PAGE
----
Dr. P the Park Avenue internist is my age, which is jarring, but he’s competent and nice with cut-on-the-bias shirts. And he sets up an ultrasound in way less time than two weeks, I think the next day. It’s weird because I mostly associate them the episode of Friends when Rachel pretends she can see her baby. The radiology place is on upper Park Avenue and The View is playing on the waiting room television (fact: most doctors’ waiting rooms now have televisions instead of magazines. I mean they have a few, but this one had two copies of the same issue of a 2001 Martha Stewart Living and some golf magazines. They all have golf magazines.) After a couple of hours, I go in to a tiny room with vertically striped wallpaper and a nurse has me put on a robe and rubs some ultrasound lube on my belly and rubs a kind of electric razor without the razor on it on my ribs and stomach, with the lights dim. There’s no Ross and I’m wondering if my liver will look ravaged and ragged or swollen and diseased. She says my liver looks fine. She says there are no gallstones â€“ which was Dr. P’s best guess. So, then the doctor of this radiology place comes in. He’s late-fiftiesish, totally gray hair, white coat. The nurse stands next to him while he prods my lubed stomach. He’s prodding. He asks if I’m married. I pause, wondering what this has to do with my liver, but answer that I’m single. “Why,” he then asks, “are all the pretty girls single and all the ugly girls married?” I’m stunned, he’s still rubbing my belly, the nurse is silent. I fake some laughter and don’t answer. He turns to the nurse and says, “No, really. Why is that? I wonder that all the time.” And she says, with appropriate terseness, “I don’t usually ask.” My heart starts beating and I wonder if I should tell this guy to fuck off, but I’m mainly naked, and so I just decide to think of him as a dinosaur, an old guy who knows no better and feel a little sorry for him. He tells me then that he feels some lumps. In my belly. He’s shifted from Doctor Dino-flirt to doctor serious pretty quickly. He wants me to get a CAT scan, today. I get a quick chest X-ray from an older woman who is kindly and go back out and wait. When they call me in over an hour later it turns out Dr. Dino has strong-armed my insurance company and the CAT scan place into seeing me that day. When he gives me my ultrasound film he says, “Let’s hope this has a happy ending.” Not good, but I was still in so much denial. Deep, deep denial.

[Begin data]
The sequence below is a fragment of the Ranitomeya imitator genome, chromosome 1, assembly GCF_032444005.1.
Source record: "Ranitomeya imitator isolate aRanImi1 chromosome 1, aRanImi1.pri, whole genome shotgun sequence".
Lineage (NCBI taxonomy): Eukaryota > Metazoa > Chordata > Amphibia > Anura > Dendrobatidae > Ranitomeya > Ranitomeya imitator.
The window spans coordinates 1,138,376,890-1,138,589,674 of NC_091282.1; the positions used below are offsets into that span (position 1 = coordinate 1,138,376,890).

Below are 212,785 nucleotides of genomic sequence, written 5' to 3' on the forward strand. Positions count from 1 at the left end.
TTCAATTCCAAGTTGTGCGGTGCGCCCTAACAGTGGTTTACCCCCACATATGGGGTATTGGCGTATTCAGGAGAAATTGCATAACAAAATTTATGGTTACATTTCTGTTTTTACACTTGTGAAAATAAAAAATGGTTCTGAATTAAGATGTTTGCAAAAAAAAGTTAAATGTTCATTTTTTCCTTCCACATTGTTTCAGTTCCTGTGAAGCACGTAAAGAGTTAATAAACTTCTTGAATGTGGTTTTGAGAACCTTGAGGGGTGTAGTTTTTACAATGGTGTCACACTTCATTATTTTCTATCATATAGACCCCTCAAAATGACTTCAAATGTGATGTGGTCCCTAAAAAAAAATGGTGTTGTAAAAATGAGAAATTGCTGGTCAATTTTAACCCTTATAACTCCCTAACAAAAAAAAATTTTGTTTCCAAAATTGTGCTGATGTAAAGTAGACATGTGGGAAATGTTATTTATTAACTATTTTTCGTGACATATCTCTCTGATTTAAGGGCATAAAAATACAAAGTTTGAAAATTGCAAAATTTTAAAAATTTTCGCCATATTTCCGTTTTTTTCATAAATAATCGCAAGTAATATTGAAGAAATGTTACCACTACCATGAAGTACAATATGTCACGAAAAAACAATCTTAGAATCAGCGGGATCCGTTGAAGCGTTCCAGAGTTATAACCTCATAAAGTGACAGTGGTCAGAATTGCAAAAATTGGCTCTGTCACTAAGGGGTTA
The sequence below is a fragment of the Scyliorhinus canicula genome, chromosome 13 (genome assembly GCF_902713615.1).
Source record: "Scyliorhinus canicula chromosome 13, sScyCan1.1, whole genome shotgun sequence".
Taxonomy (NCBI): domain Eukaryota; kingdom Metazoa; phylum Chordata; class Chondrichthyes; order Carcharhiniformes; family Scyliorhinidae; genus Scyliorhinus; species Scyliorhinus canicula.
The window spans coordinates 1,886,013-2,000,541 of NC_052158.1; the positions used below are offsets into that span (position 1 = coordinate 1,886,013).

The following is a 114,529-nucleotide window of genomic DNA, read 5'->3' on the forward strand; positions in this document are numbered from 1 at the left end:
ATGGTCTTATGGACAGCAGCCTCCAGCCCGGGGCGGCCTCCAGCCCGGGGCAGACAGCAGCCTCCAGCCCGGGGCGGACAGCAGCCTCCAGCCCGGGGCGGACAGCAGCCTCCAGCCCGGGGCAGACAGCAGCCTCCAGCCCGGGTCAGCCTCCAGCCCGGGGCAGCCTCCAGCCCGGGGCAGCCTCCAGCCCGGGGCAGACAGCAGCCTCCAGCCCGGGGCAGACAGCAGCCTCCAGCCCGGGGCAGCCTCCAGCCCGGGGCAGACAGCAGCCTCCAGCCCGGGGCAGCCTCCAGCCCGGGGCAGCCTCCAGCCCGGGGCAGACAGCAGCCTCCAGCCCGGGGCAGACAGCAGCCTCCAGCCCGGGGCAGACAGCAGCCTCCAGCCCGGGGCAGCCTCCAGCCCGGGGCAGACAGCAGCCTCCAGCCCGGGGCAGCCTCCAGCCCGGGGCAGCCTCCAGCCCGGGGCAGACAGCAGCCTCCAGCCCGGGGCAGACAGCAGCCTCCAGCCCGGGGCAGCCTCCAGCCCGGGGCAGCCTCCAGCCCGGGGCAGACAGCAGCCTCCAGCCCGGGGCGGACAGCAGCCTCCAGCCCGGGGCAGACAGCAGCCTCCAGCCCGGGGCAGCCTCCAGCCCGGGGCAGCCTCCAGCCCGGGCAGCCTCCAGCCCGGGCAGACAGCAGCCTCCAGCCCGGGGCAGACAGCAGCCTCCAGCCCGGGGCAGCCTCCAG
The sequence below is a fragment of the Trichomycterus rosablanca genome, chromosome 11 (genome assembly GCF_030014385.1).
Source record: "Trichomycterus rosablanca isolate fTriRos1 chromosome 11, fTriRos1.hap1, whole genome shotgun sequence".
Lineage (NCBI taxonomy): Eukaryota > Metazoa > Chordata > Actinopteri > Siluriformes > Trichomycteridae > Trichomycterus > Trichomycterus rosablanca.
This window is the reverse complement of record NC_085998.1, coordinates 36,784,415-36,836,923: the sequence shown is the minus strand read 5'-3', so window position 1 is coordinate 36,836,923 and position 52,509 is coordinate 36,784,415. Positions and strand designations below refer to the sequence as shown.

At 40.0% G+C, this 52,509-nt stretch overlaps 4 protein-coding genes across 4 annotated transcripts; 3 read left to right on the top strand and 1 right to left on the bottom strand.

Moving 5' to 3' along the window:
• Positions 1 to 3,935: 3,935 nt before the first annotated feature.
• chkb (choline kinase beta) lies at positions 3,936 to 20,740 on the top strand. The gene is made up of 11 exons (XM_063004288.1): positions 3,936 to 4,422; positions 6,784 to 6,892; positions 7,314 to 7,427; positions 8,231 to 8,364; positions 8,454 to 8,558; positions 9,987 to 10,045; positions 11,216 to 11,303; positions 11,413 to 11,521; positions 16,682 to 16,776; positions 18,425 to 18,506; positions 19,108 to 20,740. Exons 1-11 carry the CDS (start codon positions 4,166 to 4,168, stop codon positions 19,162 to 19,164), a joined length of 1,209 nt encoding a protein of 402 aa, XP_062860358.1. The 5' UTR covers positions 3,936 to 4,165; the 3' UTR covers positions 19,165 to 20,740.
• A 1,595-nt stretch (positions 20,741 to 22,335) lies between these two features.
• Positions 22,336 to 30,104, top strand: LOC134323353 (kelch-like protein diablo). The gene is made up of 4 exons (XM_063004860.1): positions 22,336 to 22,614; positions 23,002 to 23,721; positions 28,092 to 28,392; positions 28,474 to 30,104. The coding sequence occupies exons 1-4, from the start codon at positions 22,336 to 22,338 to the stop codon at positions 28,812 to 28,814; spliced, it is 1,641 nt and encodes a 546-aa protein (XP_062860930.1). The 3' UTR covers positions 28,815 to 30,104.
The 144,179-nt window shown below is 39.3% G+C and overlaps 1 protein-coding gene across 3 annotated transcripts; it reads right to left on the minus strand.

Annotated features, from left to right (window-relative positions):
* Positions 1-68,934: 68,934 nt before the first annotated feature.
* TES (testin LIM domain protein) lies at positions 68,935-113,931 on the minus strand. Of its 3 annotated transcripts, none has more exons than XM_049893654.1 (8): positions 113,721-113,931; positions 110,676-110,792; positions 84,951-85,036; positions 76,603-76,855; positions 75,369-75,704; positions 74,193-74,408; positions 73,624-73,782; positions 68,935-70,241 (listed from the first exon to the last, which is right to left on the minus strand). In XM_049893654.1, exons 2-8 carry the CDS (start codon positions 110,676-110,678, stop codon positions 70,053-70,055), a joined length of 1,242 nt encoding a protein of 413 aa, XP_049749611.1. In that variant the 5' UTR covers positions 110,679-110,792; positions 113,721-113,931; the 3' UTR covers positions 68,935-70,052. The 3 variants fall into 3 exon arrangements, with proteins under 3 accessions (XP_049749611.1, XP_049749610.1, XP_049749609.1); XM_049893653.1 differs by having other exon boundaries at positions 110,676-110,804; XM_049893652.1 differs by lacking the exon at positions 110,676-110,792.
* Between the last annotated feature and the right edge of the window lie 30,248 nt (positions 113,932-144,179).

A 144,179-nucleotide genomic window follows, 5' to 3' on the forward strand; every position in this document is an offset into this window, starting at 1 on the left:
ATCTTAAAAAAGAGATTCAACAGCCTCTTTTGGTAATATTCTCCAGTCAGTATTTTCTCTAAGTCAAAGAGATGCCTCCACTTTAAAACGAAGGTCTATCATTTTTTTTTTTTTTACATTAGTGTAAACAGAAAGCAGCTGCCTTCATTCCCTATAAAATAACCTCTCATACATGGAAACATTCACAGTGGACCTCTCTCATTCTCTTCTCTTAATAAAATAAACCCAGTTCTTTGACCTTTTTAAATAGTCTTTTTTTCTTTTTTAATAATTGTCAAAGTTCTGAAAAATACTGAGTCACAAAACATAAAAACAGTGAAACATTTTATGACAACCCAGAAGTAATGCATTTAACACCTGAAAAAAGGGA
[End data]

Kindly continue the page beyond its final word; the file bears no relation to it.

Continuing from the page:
The denial didn’t lift when I moved to another depressing Park Avenue office (no TV this time) and was made to drink five glasses of nuclear lemonade. Then scanned.